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7. Spectacular Spots

Spectacular Spots  by Susan Stockdale Peachtree, 2015 ISBN: 9781561458172 Grades PreS-2 The reviewer received a galley from the publisher. Susan Stockdale, author and illustrator of Stripes of All Types and Bring on the Birds, has a new informational picture book for very young readers. Spectacular Spots features spotted creatures in their natural habitats. Each page includes a colorful

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8. Disruptive Coloration



Male leopard in South Africa, Wikipedia photo by Lukas Kaffer 
Disruptive coloration is a type of camouflage that makes an animal disappear against its surroundings. It appears in nature on both predators and prey to interfere with their perception of each other.



It can not only disguise a subject against its background, but also against others of its own kind, making the boundaries of the form hard to see. The effect would be especially powerful when these zebras are running off in all directions.

Abbott Thayer with Richard Meryman, Peacock in the Woods, 1907.
Early in the twentieth century, a group of artists and scientists developed an interest in this topic, including Abbott Thayer, a student of Jean-Léon Gérôme. His book called Concealing Coloration in the Animal Kingdom contributed to the use of camouflage in World War I.

Doing a painting like this goes against our artistic instincts to separate forms from the background, yet the effect presents a powerful appeal to the viewer.
John Singer Sargent (1856–1925) The Hermit (Il solitario)1908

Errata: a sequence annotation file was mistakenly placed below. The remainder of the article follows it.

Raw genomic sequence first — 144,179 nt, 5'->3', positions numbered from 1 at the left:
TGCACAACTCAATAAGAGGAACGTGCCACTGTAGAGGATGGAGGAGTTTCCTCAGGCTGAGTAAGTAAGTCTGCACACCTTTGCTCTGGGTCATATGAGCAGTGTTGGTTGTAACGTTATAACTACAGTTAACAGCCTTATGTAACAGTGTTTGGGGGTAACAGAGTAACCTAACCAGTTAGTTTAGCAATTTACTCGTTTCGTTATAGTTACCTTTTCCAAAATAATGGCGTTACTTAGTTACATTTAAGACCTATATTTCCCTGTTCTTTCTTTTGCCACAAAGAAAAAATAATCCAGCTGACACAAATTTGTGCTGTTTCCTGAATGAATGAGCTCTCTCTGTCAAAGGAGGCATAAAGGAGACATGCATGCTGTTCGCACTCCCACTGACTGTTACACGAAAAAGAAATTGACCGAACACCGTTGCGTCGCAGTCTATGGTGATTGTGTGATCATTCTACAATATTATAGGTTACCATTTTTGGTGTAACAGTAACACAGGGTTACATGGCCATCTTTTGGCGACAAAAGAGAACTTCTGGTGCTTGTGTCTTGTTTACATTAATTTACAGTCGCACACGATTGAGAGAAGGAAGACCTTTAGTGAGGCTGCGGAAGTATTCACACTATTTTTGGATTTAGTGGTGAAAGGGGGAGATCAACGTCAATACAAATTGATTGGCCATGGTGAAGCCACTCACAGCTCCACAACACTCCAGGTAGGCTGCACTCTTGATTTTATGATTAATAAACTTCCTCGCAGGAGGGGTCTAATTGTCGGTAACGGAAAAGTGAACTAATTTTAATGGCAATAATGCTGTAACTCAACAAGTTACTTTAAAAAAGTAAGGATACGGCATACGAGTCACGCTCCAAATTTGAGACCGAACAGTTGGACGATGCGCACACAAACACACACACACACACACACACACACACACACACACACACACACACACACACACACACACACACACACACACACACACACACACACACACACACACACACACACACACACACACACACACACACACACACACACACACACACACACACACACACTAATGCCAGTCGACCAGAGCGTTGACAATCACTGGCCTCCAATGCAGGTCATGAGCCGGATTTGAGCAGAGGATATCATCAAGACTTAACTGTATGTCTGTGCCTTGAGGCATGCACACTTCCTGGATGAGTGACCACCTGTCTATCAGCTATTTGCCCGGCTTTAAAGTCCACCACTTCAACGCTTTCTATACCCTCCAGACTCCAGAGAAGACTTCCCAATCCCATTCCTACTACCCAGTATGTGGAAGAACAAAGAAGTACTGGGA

Other painters took up the idea around the same time, including John Singer Sargent. In his painting "The Hermit," he posed an old man in the foothills of the Alps and lit him with sun-dappled light, which nearly loses him in the the background. 

In the left center of the picture are two well-hidden gazelles. The animals were based on a stuffed gazelle that Sargent brought with him as a prop on his alpine travels. 
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9. Home is where the heart is...

Houses don't come in one shape or size. The mole lives underground, the seal lives in the ocean and the  deer and fox live in the meadow. 

These are illustrations from Pitter and Patter written by Martha Sullivan, published by Dawn Publishing and illustrated by me, Cathy Morrison. It's one of their new spring releases. 

Welcome Home and Happy Spring!



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10. Robin Hood

mouse hoodRBaird_1
“Underneath this little stone
Lies Robert Earl of Huntington;
No other archer was so good -
And people called him Robin Hood.
Such outlaws as he and his men
Will England never see again.” 

_Roger Lancelyn Green

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11. Animals Playing Instruments – #kidlitart's Twenty-Eight Day Challenge

The folks over at #kidlitart* wanted to help illustrators find their voices as illustrators, so they set up this challenge.